Thanks for the IMDb suggestions. I've also been raiding Star Trek plot summaries.

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Risky Ventures?

Every so often, an NPC will offer some very rare, very hard to get item for a reasonable, but highly expensive, fee. The player can take a chance and purchase it from him with results (something like) the following:

--The item is Real: it's worth every penny
--The item is Real, but Stolen: having it hurts reputation elsewhere
--The item is Fake (depending on how deep your trading engine goes, the player may only find out it's fake when he tries to sell it to a merchant, much to his chagrin)
--The item is Real, but Hot: the item is worth every penny, but it may get the law chasing after you, or worse see you barred from entering a port for a while
--The item is Real but Dangerous: for instance an explosive or Hot item

If you really wanted to get in depth, though the code would be monstrous to do it right, you could have a long conversation with the offending NPC during which time it drops hints as to whether or not the item is worth buying. Appraisal skills and that sort of thing may come into play (again, I don't know how deep of a simulation this is).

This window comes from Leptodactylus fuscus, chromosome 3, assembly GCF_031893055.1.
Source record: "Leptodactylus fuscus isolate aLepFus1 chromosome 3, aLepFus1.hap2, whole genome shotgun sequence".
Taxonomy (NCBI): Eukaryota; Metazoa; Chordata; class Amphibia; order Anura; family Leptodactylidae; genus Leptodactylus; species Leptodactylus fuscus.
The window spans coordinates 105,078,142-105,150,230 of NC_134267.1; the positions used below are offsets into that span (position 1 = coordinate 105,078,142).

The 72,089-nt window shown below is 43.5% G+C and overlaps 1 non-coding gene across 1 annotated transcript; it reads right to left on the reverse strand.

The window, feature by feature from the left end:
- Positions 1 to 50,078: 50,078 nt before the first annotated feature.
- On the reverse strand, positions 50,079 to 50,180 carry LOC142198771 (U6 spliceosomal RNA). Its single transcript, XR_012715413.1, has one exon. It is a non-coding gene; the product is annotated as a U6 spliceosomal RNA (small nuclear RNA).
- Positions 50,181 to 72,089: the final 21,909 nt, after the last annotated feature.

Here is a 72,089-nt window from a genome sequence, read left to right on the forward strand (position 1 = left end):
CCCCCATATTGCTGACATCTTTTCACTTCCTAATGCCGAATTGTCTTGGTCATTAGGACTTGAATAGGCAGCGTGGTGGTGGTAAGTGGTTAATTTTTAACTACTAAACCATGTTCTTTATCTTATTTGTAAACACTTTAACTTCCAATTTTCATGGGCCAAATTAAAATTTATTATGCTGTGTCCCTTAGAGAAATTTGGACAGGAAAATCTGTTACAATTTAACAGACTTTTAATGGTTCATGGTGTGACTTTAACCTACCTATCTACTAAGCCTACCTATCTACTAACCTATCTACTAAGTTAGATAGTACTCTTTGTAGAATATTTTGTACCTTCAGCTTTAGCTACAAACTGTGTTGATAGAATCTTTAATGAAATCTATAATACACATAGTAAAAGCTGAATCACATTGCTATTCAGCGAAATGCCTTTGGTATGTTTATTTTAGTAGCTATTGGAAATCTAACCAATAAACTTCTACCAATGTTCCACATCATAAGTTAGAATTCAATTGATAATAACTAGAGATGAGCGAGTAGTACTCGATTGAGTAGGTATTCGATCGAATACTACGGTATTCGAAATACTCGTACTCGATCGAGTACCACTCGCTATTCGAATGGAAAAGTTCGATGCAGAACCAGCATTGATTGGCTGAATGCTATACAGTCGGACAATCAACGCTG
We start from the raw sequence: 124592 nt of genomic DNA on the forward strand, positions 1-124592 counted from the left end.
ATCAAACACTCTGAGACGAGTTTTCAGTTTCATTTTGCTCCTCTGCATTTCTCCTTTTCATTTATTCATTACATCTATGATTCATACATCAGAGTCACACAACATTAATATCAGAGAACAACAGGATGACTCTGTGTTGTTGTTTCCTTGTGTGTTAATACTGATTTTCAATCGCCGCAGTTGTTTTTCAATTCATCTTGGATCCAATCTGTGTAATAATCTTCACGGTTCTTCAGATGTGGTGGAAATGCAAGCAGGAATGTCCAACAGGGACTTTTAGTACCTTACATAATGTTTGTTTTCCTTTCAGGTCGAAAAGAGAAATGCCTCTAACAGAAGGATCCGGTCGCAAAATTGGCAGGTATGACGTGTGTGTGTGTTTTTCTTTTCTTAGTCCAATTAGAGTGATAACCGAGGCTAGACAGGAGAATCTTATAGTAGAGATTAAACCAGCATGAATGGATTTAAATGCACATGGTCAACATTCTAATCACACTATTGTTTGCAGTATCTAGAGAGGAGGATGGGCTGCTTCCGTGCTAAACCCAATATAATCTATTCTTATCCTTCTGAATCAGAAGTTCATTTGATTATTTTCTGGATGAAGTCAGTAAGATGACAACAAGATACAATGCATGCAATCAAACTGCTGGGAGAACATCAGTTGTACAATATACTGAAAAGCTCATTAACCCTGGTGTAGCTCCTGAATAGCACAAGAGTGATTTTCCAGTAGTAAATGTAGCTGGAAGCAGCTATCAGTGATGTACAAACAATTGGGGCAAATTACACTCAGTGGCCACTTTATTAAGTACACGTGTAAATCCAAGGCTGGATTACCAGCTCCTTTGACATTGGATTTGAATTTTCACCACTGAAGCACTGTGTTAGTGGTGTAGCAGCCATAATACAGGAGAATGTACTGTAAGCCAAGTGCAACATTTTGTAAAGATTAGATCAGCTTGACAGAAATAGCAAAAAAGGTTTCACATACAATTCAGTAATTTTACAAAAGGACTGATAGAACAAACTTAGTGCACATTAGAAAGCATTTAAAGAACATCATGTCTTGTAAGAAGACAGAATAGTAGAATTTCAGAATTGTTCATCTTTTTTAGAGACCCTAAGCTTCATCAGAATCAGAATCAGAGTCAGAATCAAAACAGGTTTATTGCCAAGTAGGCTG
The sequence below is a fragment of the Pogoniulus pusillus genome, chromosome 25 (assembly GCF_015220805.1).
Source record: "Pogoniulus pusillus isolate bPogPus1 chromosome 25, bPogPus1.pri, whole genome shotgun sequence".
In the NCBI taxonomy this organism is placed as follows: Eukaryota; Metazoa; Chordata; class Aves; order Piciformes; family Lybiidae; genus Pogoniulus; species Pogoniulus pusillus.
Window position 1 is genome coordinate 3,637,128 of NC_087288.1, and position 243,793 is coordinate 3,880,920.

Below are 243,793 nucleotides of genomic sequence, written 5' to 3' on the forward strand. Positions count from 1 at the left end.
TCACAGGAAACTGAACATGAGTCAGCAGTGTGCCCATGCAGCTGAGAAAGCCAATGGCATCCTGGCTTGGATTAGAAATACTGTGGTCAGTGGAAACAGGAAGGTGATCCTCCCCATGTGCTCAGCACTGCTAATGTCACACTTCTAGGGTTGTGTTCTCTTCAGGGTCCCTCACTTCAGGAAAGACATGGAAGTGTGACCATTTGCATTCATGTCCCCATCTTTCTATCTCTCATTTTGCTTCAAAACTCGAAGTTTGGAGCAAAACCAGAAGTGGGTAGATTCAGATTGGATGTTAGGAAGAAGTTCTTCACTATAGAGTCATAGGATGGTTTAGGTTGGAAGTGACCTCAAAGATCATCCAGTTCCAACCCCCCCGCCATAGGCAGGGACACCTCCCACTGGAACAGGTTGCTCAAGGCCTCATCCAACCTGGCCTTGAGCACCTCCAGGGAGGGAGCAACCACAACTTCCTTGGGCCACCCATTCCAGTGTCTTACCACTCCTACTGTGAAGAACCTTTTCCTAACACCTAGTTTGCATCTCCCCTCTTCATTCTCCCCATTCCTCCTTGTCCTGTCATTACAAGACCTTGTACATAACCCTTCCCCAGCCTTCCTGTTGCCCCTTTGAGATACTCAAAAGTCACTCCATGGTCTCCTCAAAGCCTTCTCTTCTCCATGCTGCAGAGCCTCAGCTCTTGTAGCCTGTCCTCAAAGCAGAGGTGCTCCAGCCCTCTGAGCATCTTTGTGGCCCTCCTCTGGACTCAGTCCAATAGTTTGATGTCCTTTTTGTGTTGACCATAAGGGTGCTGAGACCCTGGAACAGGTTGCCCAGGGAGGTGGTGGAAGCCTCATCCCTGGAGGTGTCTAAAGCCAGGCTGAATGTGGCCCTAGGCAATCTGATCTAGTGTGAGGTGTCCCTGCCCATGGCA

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Quote:
Original post by Wavinator
Thanks for the IMDb suggestions. I've also been raiding Star Trek plot summaries.

tv.com has a pretty thorough system. Choose a show, navigate to the episode list, then click on a title. If the plot summary seems interesting, you can click on the recap button to get a full episode outline. Makes a useful research and idea sparkage tool.

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Since I got 4th ed D&D, I have been thinking about a gameplay structure that is found in it: The Skill Challenge.

The basics of the skill challenge is that there is a sequence of skill tests and that if you complete the tests, then you succeed, but if you fail a certain number of the tests, then you fail the challenge. The skill challenges are fairly short (around 4 to 6 individual skill checks).

The interesting thing is that the skill challenges does not have to be linear.

Each skill challenge can have several paths through it based on different skills the player could use, whether that test succeeded of failed (remember failing individual skill tests does not cause the player to fail, only accumulated failures).

This makes it more feasible to procedurally generate such tests on the fly.

By using templates and filling in details from the context (there might be a few variable that you track for such an occasion), you could quickly generate a set of skill challenges for a player as a random encounter.

These might not literally be "skills" as in a RPG skill list, but might be a sequence of choices the player has to make, or some other such situation that the game engine can detect (maybe even as simple as just visiting a certain port).

The important thing to remember is that the player can't fail the test just by failing a specific check, only by accumulated failures can the player fail the whole test.